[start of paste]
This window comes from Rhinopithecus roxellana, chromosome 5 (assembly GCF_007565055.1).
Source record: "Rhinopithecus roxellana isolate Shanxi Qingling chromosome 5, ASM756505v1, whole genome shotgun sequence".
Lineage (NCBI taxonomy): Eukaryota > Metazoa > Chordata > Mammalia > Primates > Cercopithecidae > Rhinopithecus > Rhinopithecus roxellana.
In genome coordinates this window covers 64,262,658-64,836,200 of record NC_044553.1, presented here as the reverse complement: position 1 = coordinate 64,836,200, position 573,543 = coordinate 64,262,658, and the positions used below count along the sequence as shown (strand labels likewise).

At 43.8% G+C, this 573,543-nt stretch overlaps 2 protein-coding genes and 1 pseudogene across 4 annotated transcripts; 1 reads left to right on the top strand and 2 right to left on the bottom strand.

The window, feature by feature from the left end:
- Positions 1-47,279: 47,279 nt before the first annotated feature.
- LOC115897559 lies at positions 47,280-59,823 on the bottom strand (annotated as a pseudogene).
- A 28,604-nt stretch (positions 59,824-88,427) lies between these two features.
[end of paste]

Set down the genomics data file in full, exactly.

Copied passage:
This window comes from Rhinopithecus roxellana, chromosome 5 (assembly GCF_007565055.1).
Source record: "Rhinopithecus roxellana isolate Shanxi Qingling chromosome 5, ASM756505v1, whole genome shotgun sequence".
Lineage (NCBI taxonomy): Eukaryota > Metazoa > Chordata > Mammalia > Primates > Cercopithecidae > Rhinopithecus > Rhinopithecus roxellana.
In genome coordinates this window covers 64,262,658-64,836,200 of record NC_044553.1, presented here as the reverse complement: position 1 = coordinate 64,836,200, position 573,543 = coordinate 64,262,658, and the positions used below count along the sequence as shown (strand labels likewise).

At 43.8% G+C, this 573,543-nt stretch overlaps 2 protein-coding genes and 1 pseudogene across 4 annotated transcripts; 1 reads left to right on the top strand and 2 right to left on the bottom strand.

The window, feature by feature from the left end:
- Positions 1-47,279: 47,279 nt before the first annotated feature.
- LOC115897559 lies at positions 47,280-59,823 on the bottom strand (annotated as a pseudogene).
- A 28,604-nt stretch (positions 59,824-88,427) lies between these two features.